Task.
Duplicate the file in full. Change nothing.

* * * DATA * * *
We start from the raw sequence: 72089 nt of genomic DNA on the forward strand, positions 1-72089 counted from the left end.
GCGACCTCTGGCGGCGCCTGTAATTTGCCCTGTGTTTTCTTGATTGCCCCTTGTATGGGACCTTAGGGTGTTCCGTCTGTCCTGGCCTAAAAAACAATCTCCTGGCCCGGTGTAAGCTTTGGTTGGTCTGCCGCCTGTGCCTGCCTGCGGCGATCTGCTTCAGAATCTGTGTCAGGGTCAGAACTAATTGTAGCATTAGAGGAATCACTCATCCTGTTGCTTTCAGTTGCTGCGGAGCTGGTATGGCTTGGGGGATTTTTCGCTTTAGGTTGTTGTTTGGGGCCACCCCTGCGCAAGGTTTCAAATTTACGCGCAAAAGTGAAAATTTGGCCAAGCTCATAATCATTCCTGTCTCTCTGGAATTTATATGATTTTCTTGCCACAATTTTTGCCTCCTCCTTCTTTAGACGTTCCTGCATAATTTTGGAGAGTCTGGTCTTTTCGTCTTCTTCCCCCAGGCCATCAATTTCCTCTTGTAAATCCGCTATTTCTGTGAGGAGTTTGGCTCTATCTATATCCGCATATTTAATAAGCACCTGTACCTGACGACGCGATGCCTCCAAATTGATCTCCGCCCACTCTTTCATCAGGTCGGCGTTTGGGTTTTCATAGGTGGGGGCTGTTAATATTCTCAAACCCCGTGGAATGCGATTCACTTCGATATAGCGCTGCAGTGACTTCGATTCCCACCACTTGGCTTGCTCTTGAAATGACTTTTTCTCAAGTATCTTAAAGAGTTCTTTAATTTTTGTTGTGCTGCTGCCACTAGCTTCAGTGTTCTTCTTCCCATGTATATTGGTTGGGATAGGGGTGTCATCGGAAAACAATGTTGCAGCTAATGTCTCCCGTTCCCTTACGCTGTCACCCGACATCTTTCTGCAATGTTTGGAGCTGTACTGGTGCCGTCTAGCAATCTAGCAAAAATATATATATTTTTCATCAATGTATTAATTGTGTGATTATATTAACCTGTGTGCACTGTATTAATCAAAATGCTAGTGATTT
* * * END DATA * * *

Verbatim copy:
We start from the raw sequence: 72089 nt of genomic DNA on the forward strand, positions 1-72089 counted from the left end.
GCGACCTCTGGCGGCGCCTGTAATTTGCCCTGTGTTTTCTTGATTGCCCCTTGTATGGGACCTTAGGGTGTTCCGTCTGTCCTGGCCTAAAAAACAATCTCCTGGCCCGGTGTAAGCTTTGGTTGGTCTGCCGCCTGTGCCTGCCTGCGGCGATCTGCTTCAGAATCTGTGTCAGGGTCAGAACTAATTGTAGCATTAGAGGAATCACTCATCCTGTTGCTTTCAGTTGCTGCGGAGCTGGTATGGCTTGGGGGATTTTTCGCTTTAGGTTGTTGTTTGGGGCCACCCCTGCGCAAGGTTTCAAATTTACGCGCAAAAGTGAAAATTTGGCCAAGCTCATAATCATTCCTGTCTCTCTGGAATTTATATGATTTTCTTGCCACAATTTTTGCCTCCTCCTTCTTTAGACGTTCCTGCATAATTTTGGAGAGTCTGGTCTTTTCGTCTTCTTCCCCCAGGCCATCAATTTCCTCTTGTAAATCCGCTATTTCTGTGAGGAGTTTGGCTCTATCTATATCCGCATATTTAATAAGCACCTGTACCTGACGACGCGATGCCTCCAAATTGATCTCCGCCCACTCTTTCATCAGGTCGGCGTTTGGGTTTTCATAGGTGGGGGCTGTTAATATTCTCAAACCCCGTGGAATGCGATTCACTTCGATATAGCGCTGCAGTGACTTCGATTCCCACCACTTGGCTTGCTCTTGAAATGACTTTTTCTCAAGTATCTTAAAGAGTTCTTTAATTTTTGTTGTGCTGCTGCCACTAGCTTCAGTGTTCTTCTTCCCATGTATATTGGTTGGGATAGGGGTGTCATCGGAAAACAATGTTGCAGCTAATGTCTCCCGTTCCCTTACGCTGTCACCCGACATCTTTCTGCAATGTTTGGAGCTGTACTGGTGCCGTCTAGCAATCTAGCAAAAATATATATATTTTTCATCAATGTATTAATTGTGTGATTATATTAACCTGTGTGCACTGTATTAATCAAAATGCTAGTGATTT